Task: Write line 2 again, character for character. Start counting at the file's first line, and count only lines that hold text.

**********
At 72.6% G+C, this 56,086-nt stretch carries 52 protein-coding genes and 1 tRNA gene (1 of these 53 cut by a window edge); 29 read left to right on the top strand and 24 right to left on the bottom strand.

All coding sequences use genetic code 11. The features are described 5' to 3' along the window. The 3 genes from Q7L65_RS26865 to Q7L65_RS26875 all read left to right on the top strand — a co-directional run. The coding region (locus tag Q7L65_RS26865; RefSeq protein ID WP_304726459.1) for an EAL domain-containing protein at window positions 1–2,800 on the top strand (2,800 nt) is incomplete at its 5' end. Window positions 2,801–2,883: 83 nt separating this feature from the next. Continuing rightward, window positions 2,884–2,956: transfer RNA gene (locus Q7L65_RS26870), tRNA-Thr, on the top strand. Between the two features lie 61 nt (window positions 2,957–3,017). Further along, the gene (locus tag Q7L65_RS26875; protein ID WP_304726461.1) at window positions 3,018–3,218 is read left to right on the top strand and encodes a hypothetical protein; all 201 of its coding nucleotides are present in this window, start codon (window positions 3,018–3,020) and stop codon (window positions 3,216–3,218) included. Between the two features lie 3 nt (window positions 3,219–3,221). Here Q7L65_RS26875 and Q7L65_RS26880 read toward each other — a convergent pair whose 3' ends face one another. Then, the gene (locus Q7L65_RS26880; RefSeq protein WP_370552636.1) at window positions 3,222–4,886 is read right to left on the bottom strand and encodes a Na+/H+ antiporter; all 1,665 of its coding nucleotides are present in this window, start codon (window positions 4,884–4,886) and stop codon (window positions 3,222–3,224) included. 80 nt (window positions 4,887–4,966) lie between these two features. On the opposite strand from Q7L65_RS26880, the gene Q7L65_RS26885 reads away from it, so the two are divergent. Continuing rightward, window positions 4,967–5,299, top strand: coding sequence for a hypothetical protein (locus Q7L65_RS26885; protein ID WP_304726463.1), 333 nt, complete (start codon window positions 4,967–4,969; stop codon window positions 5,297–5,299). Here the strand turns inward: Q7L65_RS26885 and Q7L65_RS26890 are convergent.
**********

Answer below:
All coding sequences use genetic code 11. The features are described 5' to 3' along the window. The 3 genes from Q7L65_RS26865 to Q7L65_RS26875 all read left to right on the top strand — a co-directional run. The coding region (locus tag Q7L65_RS26865; RefSeq protein ID WP_304726459.1) for an EAL domain-containing protein at window positions 1–2,800 on the top strand (2,800 nt) is incomplete at its 5' end. Window positions 2,801–2,883: 83 nt separating this feature from the next. Continuing rightward, window positions 2,884–2,956: transfer RNA gene (locus Q7L65_RS26870), tRNA-Thr, on the top strand. Between the two features lie 61 nt (window positions 2,957–3,017). Further along, the gene (locus tag Q7L65_RS26875; protein ID WP_304726461.1) at window positions 3,018–3,218 is read left to right on the top strand and encodes a hypothetical protein; all 201 of its coding nucleotides are present in this window, start codon (window positions 3,018–3,020) and stop codon (window positions 3,216–3,218) included. Between the two features lie 3 nt (window positions 3,219–3,221). Here Q7L65_RS26875 and Q7L65_RS26880 read toward each other — a convergent pair whose 3' ends face one another. Then, the gene (locus Q7L65_RS26880; RefSeq protein WP_370552636.1) at window positions 3,222–4,886 is read right to left on the bottom strand and encodes a Na+/H+ antiporter; all 1,665 of its coding nucleotides are present in this window, start codon (window positions 4,884–4,886) and stop codon (window positions 3,222–3,224) included. 80 nt (window positions 4,887–4,966) lie between these two features. On the opposite strand from Q7L65_RS26880, the gene Q7L65_RS26885 reads away from it, so the two are divergent. Continuing rightward, window positions 4,967–5,299, top strand: coding sequence for a hypothetical protein (locus Q7L65_RS26885; protein ID WP_304726463.1), 333 nt, complete (start codon window positions 4,967–4,969; stop codon window positions 5,297–5,299). Here the strand turns inward: Q7L65_RS26885 and Q7L65_RS26890 are convergent.